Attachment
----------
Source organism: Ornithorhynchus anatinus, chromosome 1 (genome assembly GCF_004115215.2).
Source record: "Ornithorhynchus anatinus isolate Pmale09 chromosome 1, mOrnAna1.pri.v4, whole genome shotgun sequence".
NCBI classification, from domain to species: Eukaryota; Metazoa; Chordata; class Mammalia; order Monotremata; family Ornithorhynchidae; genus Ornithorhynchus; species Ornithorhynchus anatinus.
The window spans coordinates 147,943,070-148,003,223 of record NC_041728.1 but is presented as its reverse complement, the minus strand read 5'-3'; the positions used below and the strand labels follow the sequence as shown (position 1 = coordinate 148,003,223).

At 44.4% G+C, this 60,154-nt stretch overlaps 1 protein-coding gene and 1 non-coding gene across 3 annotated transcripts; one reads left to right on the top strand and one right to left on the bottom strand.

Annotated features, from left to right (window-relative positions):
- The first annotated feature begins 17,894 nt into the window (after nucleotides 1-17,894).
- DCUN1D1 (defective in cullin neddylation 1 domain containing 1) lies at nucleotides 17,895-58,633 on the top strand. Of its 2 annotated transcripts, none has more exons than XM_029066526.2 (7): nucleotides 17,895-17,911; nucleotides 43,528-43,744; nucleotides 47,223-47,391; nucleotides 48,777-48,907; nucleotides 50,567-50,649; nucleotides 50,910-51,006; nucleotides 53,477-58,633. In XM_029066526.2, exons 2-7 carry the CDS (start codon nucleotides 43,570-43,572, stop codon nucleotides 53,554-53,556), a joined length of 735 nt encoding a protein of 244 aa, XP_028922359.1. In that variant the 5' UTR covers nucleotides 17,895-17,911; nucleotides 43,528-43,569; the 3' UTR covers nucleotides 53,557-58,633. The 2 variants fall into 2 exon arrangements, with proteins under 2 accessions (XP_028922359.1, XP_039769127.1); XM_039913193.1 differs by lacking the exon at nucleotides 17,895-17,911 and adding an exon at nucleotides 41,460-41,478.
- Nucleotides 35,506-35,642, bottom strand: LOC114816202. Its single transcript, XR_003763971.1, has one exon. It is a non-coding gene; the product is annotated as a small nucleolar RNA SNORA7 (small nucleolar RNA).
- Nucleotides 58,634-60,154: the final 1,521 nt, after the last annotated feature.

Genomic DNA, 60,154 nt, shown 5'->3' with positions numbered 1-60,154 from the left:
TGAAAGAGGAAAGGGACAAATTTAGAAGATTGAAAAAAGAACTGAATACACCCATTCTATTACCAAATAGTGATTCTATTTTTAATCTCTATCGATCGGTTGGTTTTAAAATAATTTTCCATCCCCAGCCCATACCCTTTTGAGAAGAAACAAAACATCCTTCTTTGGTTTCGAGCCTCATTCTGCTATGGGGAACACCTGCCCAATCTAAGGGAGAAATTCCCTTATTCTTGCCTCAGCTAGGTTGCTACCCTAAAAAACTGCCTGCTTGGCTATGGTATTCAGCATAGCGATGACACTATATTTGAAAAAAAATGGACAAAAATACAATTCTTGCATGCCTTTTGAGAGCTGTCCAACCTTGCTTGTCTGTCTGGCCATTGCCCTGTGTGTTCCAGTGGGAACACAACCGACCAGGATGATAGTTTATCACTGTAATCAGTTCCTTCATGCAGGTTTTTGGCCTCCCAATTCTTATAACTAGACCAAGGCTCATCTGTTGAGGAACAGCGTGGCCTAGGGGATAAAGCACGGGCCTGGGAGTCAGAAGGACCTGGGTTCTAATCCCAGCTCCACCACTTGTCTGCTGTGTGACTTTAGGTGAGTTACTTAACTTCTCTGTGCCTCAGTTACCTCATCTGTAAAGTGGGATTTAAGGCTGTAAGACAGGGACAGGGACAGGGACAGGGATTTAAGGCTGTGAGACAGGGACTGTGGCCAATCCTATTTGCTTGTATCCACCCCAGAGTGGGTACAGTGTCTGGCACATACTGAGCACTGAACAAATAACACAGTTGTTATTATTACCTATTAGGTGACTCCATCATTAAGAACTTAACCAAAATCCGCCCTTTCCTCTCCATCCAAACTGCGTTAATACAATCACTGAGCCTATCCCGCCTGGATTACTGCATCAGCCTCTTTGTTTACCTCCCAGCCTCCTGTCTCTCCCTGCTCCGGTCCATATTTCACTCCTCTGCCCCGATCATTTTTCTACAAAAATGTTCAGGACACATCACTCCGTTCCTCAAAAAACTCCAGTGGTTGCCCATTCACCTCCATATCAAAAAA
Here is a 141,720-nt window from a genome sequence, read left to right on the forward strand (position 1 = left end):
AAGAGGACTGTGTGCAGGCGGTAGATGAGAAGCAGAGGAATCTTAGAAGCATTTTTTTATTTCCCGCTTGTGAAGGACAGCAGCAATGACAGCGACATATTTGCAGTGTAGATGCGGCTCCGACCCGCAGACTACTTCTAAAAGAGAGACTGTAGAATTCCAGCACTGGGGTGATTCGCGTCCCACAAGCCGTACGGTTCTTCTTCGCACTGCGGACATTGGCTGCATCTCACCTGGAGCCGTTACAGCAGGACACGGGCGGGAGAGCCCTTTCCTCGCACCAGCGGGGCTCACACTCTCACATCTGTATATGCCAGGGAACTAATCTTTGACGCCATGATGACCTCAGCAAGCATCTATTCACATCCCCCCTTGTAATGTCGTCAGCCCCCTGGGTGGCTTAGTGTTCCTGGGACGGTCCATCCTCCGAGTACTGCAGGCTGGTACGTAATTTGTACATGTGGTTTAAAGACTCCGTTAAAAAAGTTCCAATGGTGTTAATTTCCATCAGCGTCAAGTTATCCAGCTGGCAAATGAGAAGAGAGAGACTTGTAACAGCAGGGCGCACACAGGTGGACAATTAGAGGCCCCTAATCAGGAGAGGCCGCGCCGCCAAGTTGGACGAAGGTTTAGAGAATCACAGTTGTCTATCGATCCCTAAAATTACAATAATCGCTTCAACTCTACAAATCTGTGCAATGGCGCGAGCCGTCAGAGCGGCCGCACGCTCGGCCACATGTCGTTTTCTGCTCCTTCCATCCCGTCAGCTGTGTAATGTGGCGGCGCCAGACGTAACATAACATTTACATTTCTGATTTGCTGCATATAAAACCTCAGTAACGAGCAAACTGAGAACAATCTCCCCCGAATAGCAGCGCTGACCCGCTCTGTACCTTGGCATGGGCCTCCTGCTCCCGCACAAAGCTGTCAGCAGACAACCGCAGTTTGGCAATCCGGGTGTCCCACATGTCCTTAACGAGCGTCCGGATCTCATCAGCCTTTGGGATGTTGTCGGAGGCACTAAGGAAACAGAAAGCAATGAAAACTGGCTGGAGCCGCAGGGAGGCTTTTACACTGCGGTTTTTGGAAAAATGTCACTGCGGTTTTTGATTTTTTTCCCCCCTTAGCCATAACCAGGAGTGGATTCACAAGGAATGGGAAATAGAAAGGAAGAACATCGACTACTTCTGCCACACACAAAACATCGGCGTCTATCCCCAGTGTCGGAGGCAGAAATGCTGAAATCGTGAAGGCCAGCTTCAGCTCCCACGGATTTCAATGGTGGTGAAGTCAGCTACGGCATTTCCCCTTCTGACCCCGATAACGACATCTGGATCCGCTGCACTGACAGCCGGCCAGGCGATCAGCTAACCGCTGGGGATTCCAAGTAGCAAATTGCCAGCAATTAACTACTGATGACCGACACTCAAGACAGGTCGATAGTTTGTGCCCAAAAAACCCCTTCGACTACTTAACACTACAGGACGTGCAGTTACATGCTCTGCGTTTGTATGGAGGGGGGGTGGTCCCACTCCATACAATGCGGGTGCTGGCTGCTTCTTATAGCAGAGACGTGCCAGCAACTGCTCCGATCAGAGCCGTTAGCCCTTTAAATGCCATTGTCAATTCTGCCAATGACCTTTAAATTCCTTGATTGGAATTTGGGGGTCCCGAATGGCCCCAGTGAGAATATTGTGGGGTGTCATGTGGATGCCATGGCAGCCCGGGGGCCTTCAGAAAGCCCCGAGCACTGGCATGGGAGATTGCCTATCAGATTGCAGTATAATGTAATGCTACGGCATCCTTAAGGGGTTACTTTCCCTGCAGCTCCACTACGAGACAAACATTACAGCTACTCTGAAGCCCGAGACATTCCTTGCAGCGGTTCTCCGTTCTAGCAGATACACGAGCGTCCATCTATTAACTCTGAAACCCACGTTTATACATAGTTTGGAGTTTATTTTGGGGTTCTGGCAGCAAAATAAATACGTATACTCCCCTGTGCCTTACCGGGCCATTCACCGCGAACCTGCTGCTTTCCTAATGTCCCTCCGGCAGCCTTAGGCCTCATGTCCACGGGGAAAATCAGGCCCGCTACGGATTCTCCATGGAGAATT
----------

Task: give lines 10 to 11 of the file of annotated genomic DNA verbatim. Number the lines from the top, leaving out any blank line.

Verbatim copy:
- Nucleotides 58,634-60,154: the final 1,521 nt, after the last annotated feature.

Genomic DNA, 60,154 nt, shown 5'->3' with positions numbered 1-60,154 from the left: